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Thyroid Imaging Tests

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Updated March 27, 2007

Thyroid Imaging Tests
Diagnosing thyroid disease is a process that can incorporate numerous factors, including clinical evaluation, blood tests, imaging tests, biopsies, and other tests. In this article, you’ll learn more about the imaging tests that are used as part of thyroid disease diagnosis and management.

Nuclear Scan / Radioactive Iodine Uptake (RAI-U)

A radioactive iodine uptake (RAI-U) test can help tell whether a person has Graves' disease, toxic multinodular goiter, or thyroiditis. In this test, a small dose of radioactive iodine 123 is given in pill form. Several hours later, the amount of iodine in the bloodstream is measured, often accompanied by an x-ray that views how the iodine concentrates in the thyroid.

Intake of high amounts of iodine in your diet can interfere with the test results, so your doctor will typically recommend that you fast more before the test. Find out from your doctor how long you should fast. Be sure you tell your doctor about any medications or supplements you are taking, particularly those that contain iodine, such as multivitamins, kelp, bladderwrack and seaweed.

Also keep in mind that if you've had medical tests that used iodine contrast dyes, this may skew your RAI-U results for weeks or months, and make the test results less accurate. Be sure to mention any tests using contrast to your doctor before having RAI-U.

An overactive thyroid usually takes up higher amounts of iodine than normal, and that uptake is visible in the x-ray. A thyroid that takes up iodine is considered "hot," or overactive, as opposed to a "cold" or underactive thyroid.

  • In Graves' disease, RAI-U is elevated, and the entire gland becomes hot.
  • In Hashimoto's thyroiditis, the uptake is usually low, with patchy hot spots in the gland.
  • RAI-U can show when thyroid nodules are hot. If you are hyperthyroid due to a hot nodule, and not Graves' disease, the nodule will show up as hot, and the rest of your thyroid will be cold. Hot nodules may overproduce thyroid hormone but they are rarely cancerous.
  • RAI-U can also show which thyroid nodules are cold - not taking up iodine - and an estimated 10 to 20 percent of cold nodules are cancerous.
Many doctors like to do the RAI-U test, because it's frequently one they can do in their own offices (and charge for) and they can get results quickly, versus sending blood work out to a lab, which requires several days to process. Some practitioners believe that this test is not, however, as accurate - or as safe - at diagnosing Graves' disease as blood tests.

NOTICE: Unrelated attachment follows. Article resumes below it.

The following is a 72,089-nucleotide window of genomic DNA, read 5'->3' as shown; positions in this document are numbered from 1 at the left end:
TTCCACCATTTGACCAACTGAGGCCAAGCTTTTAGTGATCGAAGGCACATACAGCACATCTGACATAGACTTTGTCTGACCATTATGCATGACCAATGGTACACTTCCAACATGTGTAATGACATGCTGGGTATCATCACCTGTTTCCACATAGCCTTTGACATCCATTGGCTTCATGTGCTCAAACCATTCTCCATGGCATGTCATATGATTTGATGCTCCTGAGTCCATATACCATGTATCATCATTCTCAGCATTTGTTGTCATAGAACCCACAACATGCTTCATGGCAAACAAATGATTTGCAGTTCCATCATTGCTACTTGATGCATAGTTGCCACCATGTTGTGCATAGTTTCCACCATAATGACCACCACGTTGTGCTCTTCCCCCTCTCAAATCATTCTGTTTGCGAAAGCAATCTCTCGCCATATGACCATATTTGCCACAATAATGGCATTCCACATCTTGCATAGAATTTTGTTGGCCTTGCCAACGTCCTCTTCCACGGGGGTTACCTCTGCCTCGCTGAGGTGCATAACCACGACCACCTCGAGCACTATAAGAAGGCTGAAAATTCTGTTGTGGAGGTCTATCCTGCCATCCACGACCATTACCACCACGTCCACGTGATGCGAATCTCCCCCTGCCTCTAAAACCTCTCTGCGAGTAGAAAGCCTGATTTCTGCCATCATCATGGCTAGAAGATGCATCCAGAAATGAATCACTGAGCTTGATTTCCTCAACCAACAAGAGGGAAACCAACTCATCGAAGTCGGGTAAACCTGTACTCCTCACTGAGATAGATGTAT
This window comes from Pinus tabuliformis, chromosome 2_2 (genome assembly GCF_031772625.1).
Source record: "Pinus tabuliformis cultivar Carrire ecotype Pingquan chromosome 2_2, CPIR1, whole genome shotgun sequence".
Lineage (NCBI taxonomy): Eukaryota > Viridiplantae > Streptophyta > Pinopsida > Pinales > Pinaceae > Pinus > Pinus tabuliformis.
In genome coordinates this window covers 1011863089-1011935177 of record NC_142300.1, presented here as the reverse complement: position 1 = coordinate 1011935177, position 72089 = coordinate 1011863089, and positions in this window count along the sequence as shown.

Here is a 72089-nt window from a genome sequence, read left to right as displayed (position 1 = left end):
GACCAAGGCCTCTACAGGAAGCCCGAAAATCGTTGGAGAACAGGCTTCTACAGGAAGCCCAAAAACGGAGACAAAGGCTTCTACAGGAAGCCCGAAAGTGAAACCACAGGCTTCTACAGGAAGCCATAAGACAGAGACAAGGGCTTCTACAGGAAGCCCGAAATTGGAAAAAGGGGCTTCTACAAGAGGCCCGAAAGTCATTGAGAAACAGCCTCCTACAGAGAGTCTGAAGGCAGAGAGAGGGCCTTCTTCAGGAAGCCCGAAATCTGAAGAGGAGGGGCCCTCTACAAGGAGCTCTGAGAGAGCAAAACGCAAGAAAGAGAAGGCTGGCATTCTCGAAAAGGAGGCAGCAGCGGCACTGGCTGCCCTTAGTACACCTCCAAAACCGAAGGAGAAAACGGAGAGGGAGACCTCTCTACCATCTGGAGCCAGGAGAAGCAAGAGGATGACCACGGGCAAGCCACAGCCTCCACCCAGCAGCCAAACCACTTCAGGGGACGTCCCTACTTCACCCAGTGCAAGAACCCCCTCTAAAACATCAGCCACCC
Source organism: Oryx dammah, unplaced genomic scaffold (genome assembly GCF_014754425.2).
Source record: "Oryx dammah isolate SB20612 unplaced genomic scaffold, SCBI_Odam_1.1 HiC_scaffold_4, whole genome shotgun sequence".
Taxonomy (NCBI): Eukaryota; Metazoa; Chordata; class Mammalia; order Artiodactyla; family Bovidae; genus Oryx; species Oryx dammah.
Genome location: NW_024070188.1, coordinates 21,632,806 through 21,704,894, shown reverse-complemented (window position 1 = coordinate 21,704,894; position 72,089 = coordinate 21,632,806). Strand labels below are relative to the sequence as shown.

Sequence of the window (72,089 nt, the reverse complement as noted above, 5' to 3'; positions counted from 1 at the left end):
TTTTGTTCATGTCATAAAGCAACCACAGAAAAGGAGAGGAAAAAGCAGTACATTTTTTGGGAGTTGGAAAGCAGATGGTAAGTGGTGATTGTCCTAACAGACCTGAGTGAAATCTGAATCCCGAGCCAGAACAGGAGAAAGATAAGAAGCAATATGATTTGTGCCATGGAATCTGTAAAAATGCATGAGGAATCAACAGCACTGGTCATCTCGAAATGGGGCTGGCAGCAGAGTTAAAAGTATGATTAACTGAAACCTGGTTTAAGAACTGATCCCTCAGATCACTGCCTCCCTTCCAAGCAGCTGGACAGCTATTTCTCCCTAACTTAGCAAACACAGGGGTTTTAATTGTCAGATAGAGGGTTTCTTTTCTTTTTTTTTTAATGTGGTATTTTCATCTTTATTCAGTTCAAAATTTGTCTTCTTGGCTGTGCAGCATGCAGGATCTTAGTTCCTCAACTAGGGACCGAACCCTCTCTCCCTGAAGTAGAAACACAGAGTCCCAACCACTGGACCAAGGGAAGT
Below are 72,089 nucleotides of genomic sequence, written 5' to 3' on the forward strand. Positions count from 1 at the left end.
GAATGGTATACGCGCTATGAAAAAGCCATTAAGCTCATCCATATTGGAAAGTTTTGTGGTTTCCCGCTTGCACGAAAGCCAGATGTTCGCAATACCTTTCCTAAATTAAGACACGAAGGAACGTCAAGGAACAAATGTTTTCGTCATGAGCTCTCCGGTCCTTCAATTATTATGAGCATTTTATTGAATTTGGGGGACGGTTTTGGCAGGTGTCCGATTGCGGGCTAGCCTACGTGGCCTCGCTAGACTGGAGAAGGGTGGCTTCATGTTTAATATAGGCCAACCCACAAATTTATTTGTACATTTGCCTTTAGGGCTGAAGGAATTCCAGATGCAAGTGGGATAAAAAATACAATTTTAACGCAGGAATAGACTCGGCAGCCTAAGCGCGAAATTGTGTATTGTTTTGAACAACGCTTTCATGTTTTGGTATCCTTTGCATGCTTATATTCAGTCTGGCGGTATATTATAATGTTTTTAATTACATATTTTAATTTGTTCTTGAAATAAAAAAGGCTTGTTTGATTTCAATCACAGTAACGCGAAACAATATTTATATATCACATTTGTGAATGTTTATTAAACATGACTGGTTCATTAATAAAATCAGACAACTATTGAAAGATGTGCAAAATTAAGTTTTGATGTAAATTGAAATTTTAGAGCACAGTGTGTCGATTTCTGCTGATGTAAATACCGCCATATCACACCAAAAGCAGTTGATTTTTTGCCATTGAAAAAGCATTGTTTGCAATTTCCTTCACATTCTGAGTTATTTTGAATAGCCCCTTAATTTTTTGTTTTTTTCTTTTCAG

Note: Radioactive iodine 131 (the type of iodine used for ablation of the thyroid and cancer treatment) is not used in this scan. This scan uses radioactive I-123, which is considered better and safer for testing because it has a shorter half life, and gives off a very low level of radiation.

In some cases, technetium 99M is used instead of iodine. The half-life of technetium is six hours. Technetium is sometimes preferred in women who are breastfeeding, because the radioactivity dissipates more quickly, and a nursing mother could get back to nursing her infant more quickly. Because this test involves radioactivity, it is not performed on pregnant women under any circumstances.

CT Scan

A CT scan, known as computed tomography or "cat scan," is a specialized type of x-ray that is sometimes used to evaluate the thyroid. A CT scan can’t detect smaller nodules, but may help detect and diagnose a goiter, or larger thyroid nodules.

MRI / Magnetic Resonance Imaging

MRI is done when the size and shape of the thyroid needs to be evaluated. MRI can't tell how the thyroid is functioning (i.e., it can't diagnose hyperthyroidism or hypothyroidism), but it can detect enlargement. It is sometimes preferable to x-rays or CT scans because it doesn't require any injection of contrast dye, and doesn't require radiation.

Thyroid Ultrasound

Ultrasound of the thyroid is done to evaluate nodules, lumps and enlargement of your gland. Ultrasound can tell whether a nodule is a fluid-filled cyst, or a mass of solid tissue, but it cannot determine if a nodule or lump is malignant.

Because the thyroid typically enlarges in Graves' disease, and the gland typically reduces when responding to antithyroid drug treatment, some practitioners use ultrasound to monitor the success of antithyroid treatment.

Source:

Braverman, MD, Lewis E., and Robert D. Utiger, MD. Werner and Ingbar's The Thyroid: A Fundamental and Clinical Text. 9th ed., Philadelphia: Lippincott Williams & Wilkins (LWW), 2005.

Mary Shomon, About.com's Thyroid Guide since 1997, is a nationally-known patient advocate and best-selling author of 10 books on health, including "The Thyroid Hormone Breakthrough: Overcoming Sexual and Hormonal Problems at Every Age," "The Thyroid Diet: Manage Your Metabolism for Lasting Weight Loss," "Living Well With Hypothyroidism: What Your Doctor Doesn't Tell You...That You Need to Know," "Living Well With Graves' Disease and Hyperthyroidism," "Living Well With Autoimmune Disease," and "Living Well With Chronic Fatigue Syndrome and Fibromyalgia." Click here for more information on Mary Shomon.

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